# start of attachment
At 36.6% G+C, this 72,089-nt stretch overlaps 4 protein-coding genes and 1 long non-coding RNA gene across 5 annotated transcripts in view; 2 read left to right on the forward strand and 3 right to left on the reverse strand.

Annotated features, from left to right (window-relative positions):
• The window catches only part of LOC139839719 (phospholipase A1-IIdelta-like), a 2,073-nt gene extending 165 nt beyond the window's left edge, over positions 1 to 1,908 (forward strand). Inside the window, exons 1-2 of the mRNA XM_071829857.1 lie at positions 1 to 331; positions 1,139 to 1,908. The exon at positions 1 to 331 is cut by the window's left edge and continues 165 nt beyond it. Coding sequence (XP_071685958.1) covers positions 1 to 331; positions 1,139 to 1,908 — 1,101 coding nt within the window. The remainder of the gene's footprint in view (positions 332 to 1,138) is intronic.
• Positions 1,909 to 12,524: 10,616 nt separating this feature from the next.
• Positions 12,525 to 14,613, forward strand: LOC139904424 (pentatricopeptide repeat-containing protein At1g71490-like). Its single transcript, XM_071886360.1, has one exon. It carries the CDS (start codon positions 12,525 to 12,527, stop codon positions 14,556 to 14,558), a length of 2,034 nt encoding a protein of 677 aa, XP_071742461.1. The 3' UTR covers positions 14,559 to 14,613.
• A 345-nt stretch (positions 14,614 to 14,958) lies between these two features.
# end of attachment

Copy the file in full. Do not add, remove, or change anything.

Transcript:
At 36.6% G+C, this 72,089-nt stretch overlaps 4 protein-coding genes and 1 long non-coding RNA gene across 5 annotated transcripts in view; 2 read left to right on the forward strand and 3 right to left on the reverse strand.

Annotated features, from left to right (window-relative positions):
• The window catches only part of LOC139839719 (phospholipase A1-IIdelta-like), a 2,073-nt gene extending 165 nt beyond the window's left edge, over positions 1 to 1,908 (forward strand). Inside the window, exons 1-2 of the mRNA XM_071829857.1 lie at positions 1 to 331; positions 1,139 to 1,908. The exon at positions 1 to 331 is cut by the window's left edge and continues 165 nt beyond it. Coding sequence (XP_071685958.1) covers positions 1 to 331; positions 1,139 to 1,908 — 1,101 coding nt within the window. The remainder of the gene's footprint in view (positions 332 to 1,138) is intronic.
• Positions 1,909 to 12,524: 10,616 nt separating this feature from the next.
• Positions 12,525 to 14,613, forward strand: LOC139904424 (pentatricopeptide repeat-containing protein At1g71490-like). Its single transcript, XM_071886360.1, has one exon. It carries the CDS (start codon positions 12,525 to 12,527, stop codon positions 14,556 to 14,558), a length of 2,034 nt encoding a protein of 677 aa, XP_071742461.1. The 3' UTR covers positions 14,559 to 14,613.
• A 345-nt stretch (positions 14,614 to 14,958) lies between these two features.